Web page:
Camera Body & Lenses:
Canon 5D MK3 - My new camera body that is full frame and a truly great all-rounder.
Canon Rebel T5i - This was my starter camera body which is a crop frame, and fantastic for starting out with.
Sigma 35mm F1.4 - Great lens for indoor shooting - incredibly sharp even at F1.4 so superb for shooting in low light. This version is for Canon cameras, but you get one for Nikon too.
Canon 50mm F1.4 - A camera bag staple. A 50mm is just a great all round focal length.
Canon 85mm F1.8 - Truly stunning portrait lens - tack sharp and quick to focus. So impressive for the price - highly recommend.
Canon 100mm Macro - Macro lens that is also great for portraits.
Canon 135mm F2.0 - Longer length lens that gives yummy bokeh.
Other Photography Tools:
Grey Card - Pocket sized grey card for setting white balance and exposure. A must!
Expodisc - Also for setting white balance and exposure - this is quicker and easier to use than the grey card since you don't have to prop it up anywhere. You place it over your lens, stand where your subject is and point it back to where you are going to be standing when you take the picture.
Reflector - Used for shaping light for portraits both indoors and out. Not essential, but really does help with getting "good" light on your subject.
CF Cards - Good quality cards with high write speeds - this is important so that you don't have to wait for your camera to catch up when shooting fast action.
SD Memory Cards - Although I mainly use CF cards, I still have some of these too - again, these have good write speeds. If your camera does not take CF cards, get a good SD card instead!
Editing Programs & Software:
Adobe Lightroom - Incredible tool for both managing and editing your photos. This is the boxed version that you can buy for a one off fee, but I highly recommend purchasing it as part of the photography plan below.
This gives you both Lightroom and Photoshop, for just $9.99 per month. Well worth it!
RadLab - This is an amazing tool for editing your photos! It is especially great for beginners who don't yet know exactly how to edit as it is incredibly intuitive and user friendly. You'll need either Lightroom or Photoshop / Elements to use it.
Replichrome Presets - Although I mainly use my own presets that I have created, these are the only other presets I use!
Photography External Light
Canon Speedlite 430ex- This sits on top of your camera and allows you to add extra light to the scene but keep it looking really natural as you can "bounce" the light due to the swivel head.
Professor Kobre's Lightscoop - If you have a pop up flash on your camera, this is another great way to soften the light so it looks more natural. It's not as good as a speedlite as you don't have as much control, but it's a wallet friendly option that allows you to bounce the light from the flash and gives great results.
Kelly Moore Hobo - My "dress' camera bag! It's not the most comfortable, especially when full, but what I do like about it is the fact that I can access my lenses (and therefore swap them out) whilst still wearing the bag.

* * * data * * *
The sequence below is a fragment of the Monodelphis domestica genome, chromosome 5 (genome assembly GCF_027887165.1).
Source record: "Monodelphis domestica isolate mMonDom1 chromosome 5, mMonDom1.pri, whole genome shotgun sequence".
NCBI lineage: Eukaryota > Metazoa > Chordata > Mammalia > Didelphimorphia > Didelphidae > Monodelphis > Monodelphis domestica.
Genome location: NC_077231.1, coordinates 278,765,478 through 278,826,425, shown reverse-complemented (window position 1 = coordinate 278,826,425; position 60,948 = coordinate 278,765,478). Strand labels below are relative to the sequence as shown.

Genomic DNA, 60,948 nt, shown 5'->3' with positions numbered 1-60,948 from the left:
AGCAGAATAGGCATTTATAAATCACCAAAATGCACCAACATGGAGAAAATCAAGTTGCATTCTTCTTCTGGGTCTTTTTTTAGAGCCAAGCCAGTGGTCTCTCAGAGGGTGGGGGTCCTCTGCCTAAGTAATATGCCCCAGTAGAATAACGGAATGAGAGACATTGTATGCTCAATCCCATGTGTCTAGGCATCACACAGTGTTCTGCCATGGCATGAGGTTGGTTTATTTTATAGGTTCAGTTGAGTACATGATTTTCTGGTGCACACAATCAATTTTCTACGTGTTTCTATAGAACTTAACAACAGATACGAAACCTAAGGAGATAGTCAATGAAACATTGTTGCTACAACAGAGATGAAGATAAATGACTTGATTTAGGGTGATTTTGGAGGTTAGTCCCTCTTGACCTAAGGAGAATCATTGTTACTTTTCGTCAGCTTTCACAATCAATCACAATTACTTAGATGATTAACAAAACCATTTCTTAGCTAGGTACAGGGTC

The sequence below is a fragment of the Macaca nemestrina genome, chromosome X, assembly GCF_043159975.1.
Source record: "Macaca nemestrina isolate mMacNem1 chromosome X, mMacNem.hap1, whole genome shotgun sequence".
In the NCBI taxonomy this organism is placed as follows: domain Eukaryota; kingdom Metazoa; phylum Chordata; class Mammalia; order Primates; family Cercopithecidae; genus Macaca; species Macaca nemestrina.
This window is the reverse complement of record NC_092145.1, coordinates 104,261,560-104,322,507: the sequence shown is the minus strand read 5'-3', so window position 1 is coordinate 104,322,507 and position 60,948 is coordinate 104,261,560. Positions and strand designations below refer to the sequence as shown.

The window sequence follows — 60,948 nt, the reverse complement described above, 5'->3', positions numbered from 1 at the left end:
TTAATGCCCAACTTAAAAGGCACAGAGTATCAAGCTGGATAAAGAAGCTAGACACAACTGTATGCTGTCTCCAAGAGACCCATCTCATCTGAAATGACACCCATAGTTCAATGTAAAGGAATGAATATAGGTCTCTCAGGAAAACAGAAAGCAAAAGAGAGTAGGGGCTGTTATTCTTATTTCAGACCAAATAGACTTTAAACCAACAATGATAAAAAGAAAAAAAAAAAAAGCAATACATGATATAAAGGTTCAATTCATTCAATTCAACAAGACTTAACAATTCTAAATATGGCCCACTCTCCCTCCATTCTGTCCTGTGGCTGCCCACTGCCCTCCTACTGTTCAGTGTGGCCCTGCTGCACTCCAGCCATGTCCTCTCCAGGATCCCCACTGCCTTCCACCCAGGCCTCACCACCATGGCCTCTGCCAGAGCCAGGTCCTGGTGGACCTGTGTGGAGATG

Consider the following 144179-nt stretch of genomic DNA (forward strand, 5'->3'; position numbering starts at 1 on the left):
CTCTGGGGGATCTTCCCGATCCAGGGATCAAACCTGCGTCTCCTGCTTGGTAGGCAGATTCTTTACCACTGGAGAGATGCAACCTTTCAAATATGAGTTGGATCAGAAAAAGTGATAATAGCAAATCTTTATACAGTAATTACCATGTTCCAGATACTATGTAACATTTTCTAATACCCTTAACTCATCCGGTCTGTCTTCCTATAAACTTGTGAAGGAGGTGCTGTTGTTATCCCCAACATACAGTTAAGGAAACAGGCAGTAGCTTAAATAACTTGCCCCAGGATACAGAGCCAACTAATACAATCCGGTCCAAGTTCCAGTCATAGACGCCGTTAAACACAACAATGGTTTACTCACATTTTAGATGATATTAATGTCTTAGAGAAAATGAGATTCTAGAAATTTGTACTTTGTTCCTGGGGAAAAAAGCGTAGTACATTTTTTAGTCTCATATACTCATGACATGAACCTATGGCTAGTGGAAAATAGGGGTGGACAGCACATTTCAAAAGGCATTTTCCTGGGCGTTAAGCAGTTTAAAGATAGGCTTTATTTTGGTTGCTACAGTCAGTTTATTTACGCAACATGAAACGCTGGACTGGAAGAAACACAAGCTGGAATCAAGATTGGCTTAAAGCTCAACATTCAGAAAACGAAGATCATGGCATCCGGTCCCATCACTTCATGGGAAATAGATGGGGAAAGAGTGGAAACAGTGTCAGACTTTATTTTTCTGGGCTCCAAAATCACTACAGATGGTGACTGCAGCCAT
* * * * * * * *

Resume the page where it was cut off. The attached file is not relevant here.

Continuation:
LowePro Backpack - This is far more comfortable for wearing than the hobo, so I use this for trips to the beach, going for walks etc. It has a separate section that I use to put in snacks and a iPad etc, so it's more practical.
Computer & Storage
External Hard Drive - Essential for backing up your photos. I have two - one for my main photo storage (so they are not taking up space on my computer hard drive) and a second one for my photo back ups.
X-Rite Color Munki - for calibrating your monitor so that what you see on screen matches your prints!
SmugMug - I use this for my offsite photo storage, and for easily sharing my images with friends and family. If you are in business you can use this to deliver images to clients, or as a viewing portal.
Photography Studio in a Garage!
I don't have a proper studio, but I do have a cheap and cheerful set up in my garage! Here's what I use:
Thunder Grey Seamless Backdrop Paper This is a roll of strong sturdy paper, which you can also use for flooring if need be. If you have the room, get the wider paper roll as it is more flexible. I also have the same paper but in white. (White, Grey and Taupe are the most flexible colours)
Photography Backdrop Stand Cheap and cheerful option for holding up your backdrop paper roll. It's not the most sturdy, but it is wallet friendly for beginners / hobbyists.
Clamps You'll need these to keep the paper roll from falling down. You can also use these to clamp on a bit of baseboard to the bottom of the paper to give you a "bottom" of the roll.
I don't have this but add in some plywood or laminate wood for flooring and you're good to go!
Photography Blog / Website
SmugMug - Great option for photographers as you can use this as a website, and as a way to allow clients to view and purchase their images.
Wordpress - The bloggers staple.
Bluehost - If you use Wordpress you will need to "host it somewhere - Bluehost is a firm favourite!
Squarespace - another option for websites but not as robust for bloggers and as you can't use plug-ins, might not be useful for some photographers who want purchase options etc.
Understanding Exposure - A classic photography book that is well worth a read.
The Visual Toolbox - This book is brilliant if you have the basics down, but want to learn how to take more interesting photographs. With 60 lessons and exercises to try, it could keep you going for a whole year :)
People Pictures - I love this book because it is broken down into 30 different exercises for capturing people.
*Please note, some of these links are affiliate links, but I only recommend products that I use and love.